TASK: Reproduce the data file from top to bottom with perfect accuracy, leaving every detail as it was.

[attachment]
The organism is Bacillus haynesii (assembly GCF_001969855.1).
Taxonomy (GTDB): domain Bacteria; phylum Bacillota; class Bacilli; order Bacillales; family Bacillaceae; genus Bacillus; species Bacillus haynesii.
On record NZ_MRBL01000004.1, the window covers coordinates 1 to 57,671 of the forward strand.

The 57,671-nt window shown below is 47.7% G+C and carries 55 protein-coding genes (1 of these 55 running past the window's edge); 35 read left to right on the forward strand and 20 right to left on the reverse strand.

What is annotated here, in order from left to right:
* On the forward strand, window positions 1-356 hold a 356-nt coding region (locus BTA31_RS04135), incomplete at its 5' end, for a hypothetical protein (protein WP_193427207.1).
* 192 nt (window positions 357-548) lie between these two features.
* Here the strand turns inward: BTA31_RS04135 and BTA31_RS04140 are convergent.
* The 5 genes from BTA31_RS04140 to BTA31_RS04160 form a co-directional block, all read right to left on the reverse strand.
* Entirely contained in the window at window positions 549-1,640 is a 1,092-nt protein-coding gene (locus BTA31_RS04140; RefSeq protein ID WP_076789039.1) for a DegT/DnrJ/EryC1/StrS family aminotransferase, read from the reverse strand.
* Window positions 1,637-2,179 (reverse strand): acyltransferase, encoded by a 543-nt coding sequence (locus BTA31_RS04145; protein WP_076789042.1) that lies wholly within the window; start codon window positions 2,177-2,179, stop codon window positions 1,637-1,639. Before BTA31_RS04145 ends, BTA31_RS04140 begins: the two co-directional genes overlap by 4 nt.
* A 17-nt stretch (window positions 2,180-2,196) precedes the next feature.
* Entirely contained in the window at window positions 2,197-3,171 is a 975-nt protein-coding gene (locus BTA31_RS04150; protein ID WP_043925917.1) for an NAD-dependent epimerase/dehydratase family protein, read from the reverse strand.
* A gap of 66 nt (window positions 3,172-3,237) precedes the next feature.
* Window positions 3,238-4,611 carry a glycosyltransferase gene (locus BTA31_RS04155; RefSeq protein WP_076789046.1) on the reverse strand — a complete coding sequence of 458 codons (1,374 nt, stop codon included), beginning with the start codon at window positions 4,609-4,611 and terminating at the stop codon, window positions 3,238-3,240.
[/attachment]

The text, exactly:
The organism is Bacillus haynesii (assembly GCF_001969855.1).
Taxonomy (GTDB): domain Bacteria; phylum Bacillota; class Bacilli; order Bacillales; family Bacillaceae; genus Bacillus; species Bacillus haynesii.
On record NZ_MRBL01000004.1, the window covers coordinates 1 to 57,671 of the forward strand.

The 57,671-nt window shown below is 47.7% G+C and carries 55 protein-coding genes (1 of these 55 running past the window's edge); 35 read left to right on the forward strand and 20 right to left on the reverse strand.

What is annotated here, in order from left to right:
* On the forward strand, window positions 1-356 hold a 356-nt coding region (locus BTA31_RS04135), incomplete at its 5' end, for a hypothetical protein (protein WP_193427207.1).
* 192 nt (window positions 357-548) lie between these two features.
* Here the strand turns inward: BTA31_RS04135 and BTA31_RS04140 are convergent.
* The 5 genes from BTA31_RS04140 to BTA31_RS04160 form a co-directional block, all read right to left on the reverse strand.
* Entirely contained in the window at window positions 549-1,640 is a 1,092-nt protein-coding gene (locus BTA31_RS04140; RefSeq protein ID WP_076789039.1) for a DegT/DnrJ/EryC1/StrS family aminotransferase, read from the reverse strand.
* Window positions 1,637-2,179 (reverse strand): acyltransferase, encoded by a 543-nt coding sequence (locus BTA31_RS04145; protein WP_076789042.1) that lies wholly within the window; start codon window positions 2,177-2,179, stop codon window positions 1,637-1,639. Before BTA31_RS04145 ends, BTA31_RS04140 begins: the two co-directional genes overlap by 4 nt.
* A 17-nt stretch (window positions 2,180-2,196) precedes the next feature.
* Entirely contained in the window at window positions 2,197-3,171 is a 975-nt protein-coding gene (locus BTA31_RS04150; protein ID WP_043925917.1) for an NAD-dependent epimerase/dehydratase family protein, read from the reverse strand.
* A gap of 66 nt (window positions 3,172-3,237) precedes the next feature.
* Window positions 3,238-4,611 carry a glycosyltransferase gene (locus BTA31_RS04155; RefSeq protein WP_076789046.1) on the reverse strand — a complete coding sequence of 458 codons (1,374 nt, stop codon included), beginning with the start codon at window positions 4,609-4,611 and terminating at the stop codon, window positions 3,238-3,240.